Pain is not the only issue. According to the JAMA Internal Medicine report, 15 percent of U.S. military post-deployment use opioids, compared to 4 percent of the general public. Drugs such as opioids that are available to manage chronic pain are not consistently effective, have disabling side effects, may exacerbate pain conditions in some patients, and are often misused. According to NIDA, an estimated 52 million people (20 percent of those aged 12 and older) have used prescription drugs for nonmedical reasons at least once in their lifetimes.
“Prescription opioids are important tools for managing pain, but their greater availability and increased prescribing may contribute to their growing misuse,” said Nora D. Volkow, M.D., Director of NIDA. “This body of research will add to the growing arsenal of pain management options to give relief while minimizing the potential for abuse, especially for those bravely serving our nation in the armed forces.”
This work is supported by the following grants: DA038971, AT008347, AT008399, AT008427, AT008336, AT008448, AT008404, AT008422, AT008423, AT008387, AT008349, HX001704, AT008398.
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VA Research has been contributing to improvements in the lives of veterans and all Americans since 1925. The program, part of the nationwide VA health care system, is unique because of its focus on health issues that affect U.S. veterans. To learn more about VA Research, visit http://www.research.va.gov .
NCCAM’s mission is to define, through rigorous scientific investigation, the usefulness and safety of complementary and alternative medicine interventions and their roles in improving health and health care. For additional information, call NCCAM’s Clearinghouse toll free at 1-888-644-6226, or visit the NCCAM website at http://nccam.nih.gov/.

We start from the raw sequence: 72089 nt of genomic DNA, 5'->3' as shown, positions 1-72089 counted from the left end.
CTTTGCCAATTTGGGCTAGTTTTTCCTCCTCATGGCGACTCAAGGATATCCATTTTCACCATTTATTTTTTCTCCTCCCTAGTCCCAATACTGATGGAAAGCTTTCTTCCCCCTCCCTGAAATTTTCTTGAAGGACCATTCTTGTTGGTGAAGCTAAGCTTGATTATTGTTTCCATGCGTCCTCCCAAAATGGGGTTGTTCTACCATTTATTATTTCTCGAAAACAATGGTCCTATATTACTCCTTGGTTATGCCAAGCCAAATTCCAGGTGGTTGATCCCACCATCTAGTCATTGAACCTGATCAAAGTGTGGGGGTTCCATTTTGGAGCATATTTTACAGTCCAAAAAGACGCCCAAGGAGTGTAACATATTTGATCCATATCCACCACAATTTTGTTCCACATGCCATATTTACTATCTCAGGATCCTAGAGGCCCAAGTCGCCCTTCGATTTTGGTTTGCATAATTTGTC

NIDA is a component of the National Institutes of Health, U.S. Department of Health and Human Services. NIDA supports most of the world’s research on the health aspects of drug abuse and addiction. The Institute carries out a large variety of programs to inform policy and improve practice. Fact sheets on the health effects of drugs of abuse and information on NIDA research and other activities can be found on the NIDA home page at http://www.drugabuse.gov.
About the National Institutes of Health (NIH): NIH, the nation's medical research agency, includes 27 Institutes and Centers and is a component of the U.S. Department of Health and Human Services. NIH is the primary federal agency conducting and supporting basic, clinical, and translational medical research, and is investigating the causes, treatments, and cures for both common and rare diseases. For more information about NIH and its programs, visit www.nih.gov.